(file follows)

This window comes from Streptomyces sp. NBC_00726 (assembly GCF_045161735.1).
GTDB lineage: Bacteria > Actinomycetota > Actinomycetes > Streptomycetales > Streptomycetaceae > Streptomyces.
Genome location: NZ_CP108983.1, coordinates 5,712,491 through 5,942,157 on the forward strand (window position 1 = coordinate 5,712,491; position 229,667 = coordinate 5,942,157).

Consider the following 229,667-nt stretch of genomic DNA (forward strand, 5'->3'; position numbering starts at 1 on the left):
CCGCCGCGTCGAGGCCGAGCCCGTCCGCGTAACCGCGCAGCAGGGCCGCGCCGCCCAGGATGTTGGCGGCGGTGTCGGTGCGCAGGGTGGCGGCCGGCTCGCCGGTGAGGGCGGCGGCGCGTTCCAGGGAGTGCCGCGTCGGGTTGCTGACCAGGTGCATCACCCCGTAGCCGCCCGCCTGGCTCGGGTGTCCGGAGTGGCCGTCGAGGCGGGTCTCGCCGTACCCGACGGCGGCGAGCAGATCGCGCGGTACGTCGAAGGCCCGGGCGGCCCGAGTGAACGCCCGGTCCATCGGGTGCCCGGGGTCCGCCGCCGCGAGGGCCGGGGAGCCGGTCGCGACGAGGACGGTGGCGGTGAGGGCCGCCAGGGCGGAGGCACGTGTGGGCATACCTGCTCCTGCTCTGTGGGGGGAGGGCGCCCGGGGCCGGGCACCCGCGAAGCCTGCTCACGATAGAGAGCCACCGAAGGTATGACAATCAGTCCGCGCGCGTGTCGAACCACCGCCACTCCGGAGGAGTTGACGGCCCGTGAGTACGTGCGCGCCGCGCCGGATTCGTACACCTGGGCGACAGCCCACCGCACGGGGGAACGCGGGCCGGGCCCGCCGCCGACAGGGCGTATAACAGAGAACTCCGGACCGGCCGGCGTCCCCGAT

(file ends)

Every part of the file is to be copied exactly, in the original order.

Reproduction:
This window comes from Streptomyces sp. NBC_00726 (assembly GCF_045161735.1).
GTDB lineage: Bacteria > Actinomycetota > Actinomycetes > Streptomycetales > Streptomycetaceae > Streptomyces.
Genome location: NZ_CP108983.1, coordinates 5,712,491 through 5,942,157 on the forward strand (window position 1 = coordinate 5,712,491; position 229,667 = coordinate 5,942,157).

Consider the following 229,667-nt stretch of genomic DNA (forward strand, 5'->3'; position numbering starts at 1 on the left):
CCGCCGCGTCGAGGCCGAGCCCGTCCGCGTAACCGCGCAGCAGGGCCGCGCCGCCCAGGATGTTGGCGGCGGTGTCGGTGCGCAGGGTGGCGGCCGGCTCGCCGGTGAGGGCGGCGGCGCGTTCCAGGGAGTGCCGCGTCGGGTTGCTGACCAGGTGCATCACCCCGTAGCCGCCCGCCTGGCTCGGGTGTCCGGAGTGGCCGTCGAGGCGGGTCTCGCCGTACCCGACGGCGGCGAGCAGATCGCGCGGTACGTCGAAGGCCCGGGCGGCCCGAGTGAACGCCCGGTCCATCGGGTGCCCGGGGTCCGCCGCCGCGAGGGCCGGGGAGCCGGTCGCGACGAGGACGGTGGCGGTGAGGGCCGCCAGGGCGGAGGCACGTGTGGGCATACCTGCTCCTGCTCTGTGGGGGGAGGGCGCCCGGGGCCGGGCACCCGCGAAGCCTGCTCACGATAGAGAGCCACCGAAGGTATGACAATCAGTCCGCGCGCGTGTCGAACCACCGCCACTCCGGAGGAGTTGACGGCCCGTGAGTACGTGCGCGCCGCGCCGGATTCGTACACCTGGGCGACAGCCCACCGCACGGGGGAACGCGGGCCGGGCCCGCCGCCGACAGGGCGTATAACAGAGAACTCCGGACCGGCCGGCGTCCCCGAT